IV Case in Point
Illustrated Verdict shares case examples from our archives to show how a visual strategy can support the defense effort. We hope that it is of value in your practice as you develop your defense strategies on behalf of health care providers. Please feel free to forward it to colleagues or clients.

About Us
IV is a leading provider of demonstrative evidence for the defense of medical malpractice claims. Our team of medical illustrators consults with defense teams to educate the lay jury audience about the complexities of medical care. We do this by developing a visual strategy with expert witnesses including high-quality case-specific medical illustrations, x-ray enhancements, and multimedia presentations. IV receives judgment for the defense in over 94% of the cases we participate in, as compared to the national average of 73%. Additionally, insurers who supply us with their trial list enjoy a win rate of up to 97%.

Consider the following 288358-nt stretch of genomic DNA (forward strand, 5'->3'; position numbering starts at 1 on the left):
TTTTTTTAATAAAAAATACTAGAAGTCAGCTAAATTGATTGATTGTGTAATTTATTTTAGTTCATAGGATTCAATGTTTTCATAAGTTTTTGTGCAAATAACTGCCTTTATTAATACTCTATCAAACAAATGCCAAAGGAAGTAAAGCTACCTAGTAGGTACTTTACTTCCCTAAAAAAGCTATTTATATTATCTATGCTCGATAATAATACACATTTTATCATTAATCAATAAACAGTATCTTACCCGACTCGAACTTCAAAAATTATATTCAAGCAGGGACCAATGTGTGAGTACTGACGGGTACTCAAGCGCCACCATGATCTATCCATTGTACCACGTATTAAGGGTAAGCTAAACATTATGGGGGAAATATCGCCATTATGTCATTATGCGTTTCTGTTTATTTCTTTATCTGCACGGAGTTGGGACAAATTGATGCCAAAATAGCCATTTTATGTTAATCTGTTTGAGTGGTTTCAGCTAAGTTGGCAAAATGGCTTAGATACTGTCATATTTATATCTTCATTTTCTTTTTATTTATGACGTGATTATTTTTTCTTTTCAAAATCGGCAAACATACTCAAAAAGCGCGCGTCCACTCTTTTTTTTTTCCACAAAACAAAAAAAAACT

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Case In Point Library
Click to view other editions:

Case In Point Library Page

Pregnancy and Delivery:
Fetal Assessment 2009v1
Shoulder Dystocia 2009v3
MVA Leads to Fetal Demise 2010v4
Fetal Descent Stalled 2010v5
Shoulder Dystocia / Erb's 2011v4
Fetal Tracings / Hypoxic Injury? 2013v1

Coronary Artery Disease 2009v5
CAD / Recurrent MI 2010v1
Aortic Valve Replacement 2011v1

Stroke After Lung Surgery 2009v2
PE / Infection 2010v3
PE Following Roux En Y 2012v1
Intubation / Macklin Effect 2012v4
Lung Cancer vs. Infection 2015v3

Female Pelvis:
Hysterectomy / Fistula 2011v9
Hysterectomy / Ureter Injury 2010v2
Hysterectomy / Kinked Ureter 2010v8
Diag Lap / Bowel Injury 2012v3
Cervical Cancer 2013v3
Endometrial Cancer 2014v1

Male Pelvis:
Bladder Cancer 2013v2

Digestive System:
Gastric Bypass 2009v6
Recurrent Hiatal Hernia 2009v8
Right Colectomy / Leak 2010v7
Gastric Bypass / Volvulus 2011v2
Nissen Fundoplication 2011v3
Large Hiatal Hernia 2013v5
Necrotizing Enterocolitis 2013v7
Arrest during ERCP 2015v4